Aldisert, Max Rosenn and Hunter, Circuit Judges.
JAMES HUNTER, III, Circuit Judge.
Appellant Edwin C. Christie was convicted by a jury for violating 18 U.S.C. § 401(3) by failing to obey a preliminary injunction that had been entered by the District Court. Christie was sentenced to imprisonment for one year, and appeals from the conviction and sentence.
The preliminary injunction was entered in a civil action brought by the United States against Christie and his company Christie Industries, Inc., on June 16, 1967. The complaint charged that the defendants were shipping firecracker assembly-kits and components thereof to children through interstate commerce; that the firecracker components were "banned hazardous substances" within the scope of 15 U.S.C. §§ 1261(f)(1)(A)(v), (vi) and 1261(q)(1);*fn1 and that the defendants were violating 15 U.S.C. § 1263(a) by shipping the firecracker components in interstate commerce. After a hearing on June 26, 1967, the District Court ruled in favor of the Government and directed that an order be prepared to grant the Government's request for a preliminary injunction.
On September 11, 1967, the preliminary injunction was entered, the text of which is set out in full in the margin.*fn2 Although the recitals state that the firecracker assembly-kit is comprised of various components, the order itself merely forbids dealing in "the aforesaid fireworks assembly-kits."
On April 4, 1968, the Government filed in the District Court a Petition for Order to Show Cause in criminal contempt, charging that Christie and his company had violated the preliminary injunction during the period September-December, 1967. After a trial on June 18-19, 1968, the District Court found the defendants guilty of contempt and fined each of the defendants $2500. On appeal from that conviction this court reversed, United States v. Christie Industries, Inc., 465 F.2d 1000 (3 Cir., 1971). We held:
"The government has failed to prove an essential element of the criminal contempt, viz., that the defendants violated the injunction." 1001 (emphasis added; footnote omitted).
The evidence in that case was that children received fireworks kits from "Ecco," "Ecco Products," or "Rocfuel Ltd.," but there was no evidence that the defendants were connected with those entities at the time the injunction was alleged to have been violated.
On June 24, 1969, while the first appeal was pending, the Government filed a second Petition for Order to Show Cause in criminal contempt, charging that Christie and his company had violated the preliminary injunction during the period December 1967-November 1968. After a seven-day trial in November and December 1970, the jury returned a verdict of guilty on each of the eight separate charges. On July 15, 1971, Christie was sentenced to imprisonment for one year on the second conviction, which is before us on this appeal.*fn3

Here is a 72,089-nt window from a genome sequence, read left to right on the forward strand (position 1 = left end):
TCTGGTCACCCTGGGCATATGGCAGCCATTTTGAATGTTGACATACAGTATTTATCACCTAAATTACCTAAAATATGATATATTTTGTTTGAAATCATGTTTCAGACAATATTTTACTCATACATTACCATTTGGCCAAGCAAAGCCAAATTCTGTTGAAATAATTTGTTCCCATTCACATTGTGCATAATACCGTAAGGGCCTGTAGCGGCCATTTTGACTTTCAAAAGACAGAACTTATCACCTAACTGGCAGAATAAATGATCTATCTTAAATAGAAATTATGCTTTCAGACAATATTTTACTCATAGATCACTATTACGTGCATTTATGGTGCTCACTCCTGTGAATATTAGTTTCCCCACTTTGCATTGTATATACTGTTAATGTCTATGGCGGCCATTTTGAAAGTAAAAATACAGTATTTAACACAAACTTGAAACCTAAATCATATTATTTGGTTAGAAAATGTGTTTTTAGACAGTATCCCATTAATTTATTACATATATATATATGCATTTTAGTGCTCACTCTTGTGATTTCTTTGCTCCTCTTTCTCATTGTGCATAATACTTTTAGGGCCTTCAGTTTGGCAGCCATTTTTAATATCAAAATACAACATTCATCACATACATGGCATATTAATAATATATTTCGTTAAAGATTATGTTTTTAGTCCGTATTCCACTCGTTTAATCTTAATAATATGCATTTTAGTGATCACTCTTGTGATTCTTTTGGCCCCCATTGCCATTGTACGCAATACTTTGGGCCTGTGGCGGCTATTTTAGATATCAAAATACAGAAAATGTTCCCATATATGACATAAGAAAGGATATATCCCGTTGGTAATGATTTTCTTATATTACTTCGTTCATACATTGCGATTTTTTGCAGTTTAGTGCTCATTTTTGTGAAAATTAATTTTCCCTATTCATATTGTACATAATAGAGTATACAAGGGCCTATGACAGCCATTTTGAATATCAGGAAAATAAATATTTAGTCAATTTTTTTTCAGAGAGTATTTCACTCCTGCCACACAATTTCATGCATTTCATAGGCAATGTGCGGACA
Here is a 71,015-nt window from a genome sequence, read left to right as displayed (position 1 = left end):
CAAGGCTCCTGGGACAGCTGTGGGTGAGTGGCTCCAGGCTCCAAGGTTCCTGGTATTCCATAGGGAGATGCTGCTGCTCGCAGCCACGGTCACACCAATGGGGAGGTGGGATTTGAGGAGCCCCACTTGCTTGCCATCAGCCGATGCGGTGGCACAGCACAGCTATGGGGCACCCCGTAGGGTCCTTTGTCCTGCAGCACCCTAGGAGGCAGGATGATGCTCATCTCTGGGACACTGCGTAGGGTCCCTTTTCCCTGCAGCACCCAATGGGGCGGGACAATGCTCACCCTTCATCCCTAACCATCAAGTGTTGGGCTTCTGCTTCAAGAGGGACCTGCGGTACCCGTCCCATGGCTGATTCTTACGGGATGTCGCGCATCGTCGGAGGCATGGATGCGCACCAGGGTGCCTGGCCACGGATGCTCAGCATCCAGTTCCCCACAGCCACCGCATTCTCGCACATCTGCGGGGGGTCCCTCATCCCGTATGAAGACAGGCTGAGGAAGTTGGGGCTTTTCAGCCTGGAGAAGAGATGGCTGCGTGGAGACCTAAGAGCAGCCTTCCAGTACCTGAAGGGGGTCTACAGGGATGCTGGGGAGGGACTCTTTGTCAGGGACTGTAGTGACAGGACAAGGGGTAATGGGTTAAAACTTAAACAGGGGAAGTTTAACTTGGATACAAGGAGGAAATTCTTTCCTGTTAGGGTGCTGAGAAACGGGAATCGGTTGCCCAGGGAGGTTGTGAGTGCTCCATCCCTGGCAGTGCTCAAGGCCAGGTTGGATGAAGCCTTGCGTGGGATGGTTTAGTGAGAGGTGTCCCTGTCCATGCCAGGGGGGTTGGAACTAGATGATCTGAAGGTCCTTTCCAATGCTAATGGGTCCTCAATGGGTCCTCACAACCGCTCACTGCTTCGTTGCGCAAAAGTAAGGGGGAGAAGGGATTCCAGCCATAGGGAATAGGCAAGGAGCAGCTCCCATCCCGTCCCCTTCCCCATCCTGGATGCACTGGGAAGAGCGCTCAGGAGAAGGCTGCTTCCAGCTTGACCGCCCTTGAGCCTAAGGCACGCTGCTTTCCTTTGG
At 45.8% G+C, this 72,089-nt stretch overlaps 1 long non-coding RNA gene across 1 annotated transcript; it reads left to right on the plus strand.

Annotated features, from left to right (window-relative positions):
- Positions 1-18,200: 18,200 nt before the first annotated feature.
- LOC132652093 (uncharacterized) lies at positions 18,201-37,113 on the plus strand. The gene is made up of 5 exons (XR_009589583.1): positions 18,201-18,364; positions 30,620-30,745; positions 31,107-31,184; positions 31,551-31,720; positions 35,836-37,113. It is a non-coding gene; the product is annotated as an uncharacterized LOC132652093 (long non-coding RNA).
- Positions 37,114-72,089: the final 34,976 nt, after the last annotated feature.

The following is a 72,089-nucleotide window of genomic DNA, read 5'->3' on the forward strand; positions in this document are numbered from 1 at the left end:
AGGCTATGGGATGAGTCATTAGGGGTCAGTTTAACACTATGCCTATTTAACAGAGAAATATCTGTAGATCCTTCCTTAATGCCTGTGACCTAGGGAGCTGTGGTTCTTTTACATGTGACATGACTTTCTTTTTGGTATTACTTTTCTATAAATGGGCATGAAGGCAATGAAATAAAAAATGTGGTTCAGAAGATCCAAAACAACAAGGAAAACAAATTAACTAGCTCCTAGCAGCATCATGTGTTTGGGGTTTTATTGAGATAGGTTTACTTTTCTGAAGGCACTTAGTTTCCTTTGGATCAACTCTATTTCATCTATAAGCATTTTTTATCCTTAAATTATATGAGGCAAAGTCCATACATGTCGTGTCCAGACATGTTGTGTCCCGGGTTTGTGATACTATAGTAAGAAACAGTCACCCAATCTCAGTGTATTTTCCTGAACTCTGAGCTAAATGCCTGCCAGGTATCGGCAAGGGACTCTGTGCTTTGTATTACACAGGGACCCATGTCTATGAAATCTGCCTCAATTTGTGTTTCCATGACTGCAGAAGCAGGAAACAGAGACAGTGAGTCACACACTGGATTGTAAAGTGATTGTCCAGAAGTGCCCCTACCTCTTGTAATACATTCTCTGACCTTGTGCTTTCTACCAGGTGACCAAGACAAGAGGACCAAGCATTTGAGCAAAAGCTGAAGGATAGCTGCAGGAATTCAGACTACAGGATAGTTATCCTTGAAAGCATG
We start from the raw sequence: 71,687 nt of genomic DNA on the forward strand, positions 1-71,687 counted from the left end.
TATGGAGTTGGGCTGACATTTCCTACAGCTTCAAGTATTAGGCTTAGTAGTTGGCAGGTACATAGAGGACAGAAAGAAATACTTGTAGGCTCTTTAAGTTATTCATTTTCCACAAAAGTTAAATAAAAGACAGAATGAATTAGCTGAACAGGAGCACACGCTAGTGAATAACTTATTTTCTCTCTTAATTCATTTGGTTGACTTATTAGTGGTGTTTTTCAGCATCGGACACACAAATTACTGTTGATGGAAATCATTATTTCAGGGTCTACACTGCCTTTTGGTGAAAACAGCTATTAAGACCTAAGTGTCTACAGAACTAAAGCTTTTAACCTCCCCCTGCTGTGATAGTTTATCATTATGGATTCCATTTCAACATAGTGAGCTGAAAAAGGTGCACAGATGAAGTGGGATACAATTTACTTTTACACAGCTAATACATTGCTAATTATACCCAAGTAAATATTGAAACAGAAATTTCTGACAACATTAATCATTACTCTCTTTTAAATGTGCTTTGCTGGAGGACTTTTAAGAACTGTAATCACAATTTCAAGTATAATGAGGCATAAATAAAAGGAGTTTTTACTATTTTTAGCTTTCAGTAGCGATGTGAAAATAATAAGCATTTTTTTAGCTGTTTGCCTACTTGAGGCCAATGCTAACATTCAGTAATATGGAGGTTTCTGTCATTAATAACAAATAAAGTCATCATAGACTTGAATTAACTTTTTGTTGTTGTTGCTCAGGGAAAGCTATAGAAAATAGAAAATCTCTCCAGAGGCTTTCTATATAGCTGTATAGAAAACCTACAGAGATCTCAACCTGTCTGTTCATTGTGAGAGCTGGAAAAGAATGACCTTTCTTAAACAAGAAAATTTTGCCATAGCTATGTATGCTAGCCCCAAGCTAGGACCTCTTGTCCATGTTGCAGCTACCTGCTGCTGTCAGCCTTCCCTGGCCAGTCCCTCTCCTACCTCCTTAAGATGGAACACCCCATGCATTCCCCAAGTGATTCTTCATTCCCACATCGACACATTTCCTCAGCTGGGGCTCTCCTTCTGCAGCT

I. SUFFICIENCY OF THE EVIDENCE
Christie contends that the evidence was insufficient to support a finding that he had violated the preliminary injunction. Our analysis on this question must begin with the preliminary injunction itself.
Although the Government's complaint in the civil action requested that the defendants be enjoined from shipping "any firecracker assembly-kit, or any similar article, or any component of said firecracker assembly-kits," the preliminary injunction itself referred only to "the aforesaid fireworks assembly-kits." In the recital of the preliminary injunction, the assembly-kits had been stated to contain the following five components: (1) "cylinder casings"; (2) "cup-like end caps"; (3) "fuse coil"; (4) "one plastic bag containing potassium nitrate"; and (5) "one plastic bag containing aluminum powder and sulfur." Thus phrased, the preliminary injunction was in keeping with the following colloquy between defense counsel and the District Court which took place after the Court had ruled in favor of the Government in the civil action and had directed that an order be prepared:
"MR. QUIRK: If your Honor please, could we perhaps be more specific in what the terms of the injunction would read? I assume that the items prepared today are enjoined from any further use?
"THE COURT: That particular package is.
"MR. QUIRK: That's right.
"THE COURT: That is all they are asking for.
"MR. QUIRK: All right, sir." (App., p. 2a).
Christie argues here that the preliminary injunction covered nothing more than shipments of the "kit" as such. We disagree that the preliminary injunction must be read so narrowly.
It is true, as Christie argues, that a person will not be held in contempt of an order unless the order has given him fair warning that his acts were ...